We sleep in the living room with her for ten days—Luke on the couch, me on the floor. Sometimes at night she thrashes, sometimes she needs to go out suddenly. I keep my keys and coat by the door along with a bottle of water for the pavement. Sick as she is, she's waits with all her might until she gets outside. The hallway, elevator, and lobby are spared—the club-goers are not. She doesn't get much privacy as the 4am Saturday throngs teeter around her mess, squealing and grimacing. I wash it away as best I can.
During her five months of remission, I told myself she was doing well because she was. The fur grew back on her belly and paws, she celebrated her second birthday racing up and down a Jersey Shore beach, she learned to jump for treats.
Luke and I fell into a routine, driving her up to the veterinary hospital twice a week, moving the car around every morning to avoid street-cleaning tickets, taking her to a park or beach or forest on the weekends. I kept obsessive, meticulous records of her treatments; drug names cycled through my head like a spell—vincristine, doxorubicin, L-asparaginase, cyclophosphamide.
Doing these things felt good. Every active step felt like a small victory and the more we did, the more likely she was to—what? Win? Survive? What was I hoping for? I counted the remaining treatments and she was due to have her last round of chemo on December 30th, just in time to ring in the new year with no more visits to the hospital. Then the cancer came back.
It's hard not to think about it. What if she'd had a different life? What if she'd stayed in Argentina with her breeder, on the idyllic farm where she was born? What if the Italian couple that was supposed to take her hadn't backed out? What if she had never come to New York? People who are kind will say kind things like "Of course it's not your fault," and "cancer is unpredictable," but what if it had all been different? Nika was the quietest, gentlest soul. What if living in this loud, crowded city weighed on her so heavily that her body rebelled? What if my love, as vast as the sea and higher than mountains, was not enough to give her a happy life?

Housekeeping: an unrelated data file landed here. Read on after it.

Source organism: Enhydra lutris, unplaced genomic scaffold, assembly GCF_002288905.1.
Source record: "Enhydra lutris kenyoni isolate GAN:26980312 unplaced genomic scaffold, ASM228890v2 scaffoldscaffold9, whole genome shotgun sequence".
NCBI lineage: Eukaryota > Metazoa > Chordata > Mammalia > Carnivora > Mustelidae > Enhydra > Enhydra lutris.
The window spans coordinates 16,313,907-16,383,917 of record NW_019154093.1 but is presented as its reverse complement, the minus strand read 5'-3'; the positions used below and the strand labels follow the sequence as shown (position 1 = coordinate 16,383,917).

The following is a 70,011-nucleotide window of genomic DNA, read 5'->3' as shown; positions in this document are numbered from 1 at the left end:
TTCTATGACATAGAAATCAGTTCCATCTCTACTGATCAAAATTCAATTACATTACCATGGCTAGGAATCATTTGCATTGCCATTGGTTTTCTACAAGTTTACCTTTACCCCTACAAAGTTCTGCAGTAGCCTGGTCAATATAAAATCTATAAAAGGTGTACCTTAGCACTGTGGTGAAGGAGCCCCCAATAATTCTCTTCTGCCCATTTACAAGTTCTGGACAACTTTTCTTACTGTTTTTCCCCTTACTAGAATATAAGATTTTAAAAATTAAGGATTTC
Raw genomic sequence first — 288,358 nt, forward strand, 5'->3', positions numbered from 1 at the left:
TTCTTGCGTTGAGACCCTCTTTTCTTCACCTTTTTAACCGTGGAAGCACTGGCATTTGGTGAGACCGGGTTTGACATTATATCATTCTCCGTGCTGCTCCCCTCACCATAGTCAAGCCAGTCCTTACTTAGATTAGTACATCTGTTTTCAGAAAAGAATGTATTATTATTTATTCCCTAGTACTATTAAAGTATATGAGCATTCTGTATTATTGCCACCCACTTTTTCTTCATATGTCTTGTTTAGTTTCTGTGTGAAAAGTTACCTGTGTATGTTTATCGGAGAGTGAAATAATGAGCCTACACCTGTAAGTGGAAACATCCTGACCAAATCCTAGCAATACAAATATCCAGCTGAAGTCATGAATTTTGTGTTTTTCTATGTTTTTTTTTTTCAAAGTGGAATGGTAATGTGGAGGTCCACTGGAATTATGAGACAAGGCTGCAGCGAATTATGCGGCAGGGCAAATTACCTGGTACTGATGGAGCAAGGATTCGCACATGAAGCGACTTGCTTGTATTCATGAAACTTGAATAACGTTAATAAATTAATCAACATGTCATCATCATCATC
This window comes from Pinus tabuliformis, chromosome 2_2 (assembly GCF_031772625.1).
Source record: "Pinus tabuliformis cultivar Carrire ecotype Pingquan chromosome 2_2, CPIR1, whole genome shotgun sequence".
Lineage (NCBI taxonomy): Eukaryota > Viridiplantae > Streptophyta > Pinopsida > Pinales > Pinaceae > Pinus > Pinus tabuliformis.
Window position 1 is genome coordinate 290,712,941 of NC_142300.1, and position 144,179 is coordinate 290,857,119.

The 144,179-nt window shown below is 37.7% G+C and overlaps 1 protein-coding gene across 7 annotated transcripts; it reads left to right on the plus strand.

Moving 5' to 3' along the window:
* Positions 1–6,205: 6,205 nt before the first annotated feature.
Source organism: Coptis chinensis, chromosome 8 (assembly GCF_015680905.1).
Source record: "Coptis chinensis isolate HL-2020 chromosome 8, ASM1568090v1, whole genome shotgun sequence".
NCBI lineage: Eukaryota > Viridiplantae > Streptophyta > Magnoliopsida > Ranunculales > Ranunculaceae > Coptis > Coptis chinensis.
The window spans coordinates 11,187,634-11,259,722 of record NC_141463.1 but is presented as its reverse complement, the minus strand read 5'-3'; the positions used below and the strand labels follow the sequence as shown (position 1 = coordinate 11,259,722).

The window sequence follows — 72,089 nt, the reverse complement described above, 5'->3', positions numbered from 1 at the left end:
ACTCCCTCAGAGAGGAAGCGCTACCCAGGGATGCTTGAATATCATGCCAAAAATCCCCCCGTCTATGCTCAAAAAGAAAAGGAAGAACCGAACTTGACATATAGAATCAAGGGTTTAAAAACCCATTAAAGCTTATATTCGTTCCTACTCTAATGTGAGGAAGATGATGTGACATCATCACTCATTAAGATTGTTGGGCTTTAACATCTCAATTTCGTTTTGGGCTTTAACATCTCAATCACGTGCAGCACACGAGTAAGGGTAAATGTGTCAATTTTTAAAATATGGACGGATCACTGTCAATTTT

But in the end she knows me and I know her, and I know she has always been mine. Throughout her life, people have asked me if she's a rescue, as if there's something wrong with her and that would explain it. They ask because she's shy and doesn't let strangers pet her, ducking behind my legs or a under a bench to get away—I suppose they ask because they worry what her reticence reveals about them. Woodrow Wilson said “If a dog will not come to you after having looked you in the face, you should go home and examine your conscience." Nika expects the latter of nearly everyone, but once she decides you are one of her people, she loves you with her whole heart.
I know this Nika. I know every freckle in her pink ears and the groove between her eyes where she likes to be scratched; I know the tiny scar on her muzzle and the bit of white on her right hind paw; I know the pattern of her whiskers, even though they fell out from the radiation; I know the veins that run around the edges of her velvet ears; I know her worry at the sounds in the hallway; I know the reflexive joy of her thumping tail; I know the rise and fall of her ribs and her audible happy-breathing; I know her beating heart and the golden depths of her eyes; I know her dreams when I hold her, watching them seep from her head to the tips of her toes.
I know when I open the door that she is done. She wags her tail for me still, but there is a quarter-sized drop of blood on the floor. We can ask no more of her; she has fought to stay with us as long as she could. I call the vet and by some miracle she is nearby. Luke and I hold Nika and whisper to her. I wish we'd rehearsed this because there is altogether too much happening—too many forms, I can't find my checkbook, too many calls, too many instructions, too many variables, effluvia, awkwardnesses when all I want to do is look into her eyes.
I named her 'Nika' after victory, and in her own way she lived up to the name. In her short life she changed everything. She is half of my soul.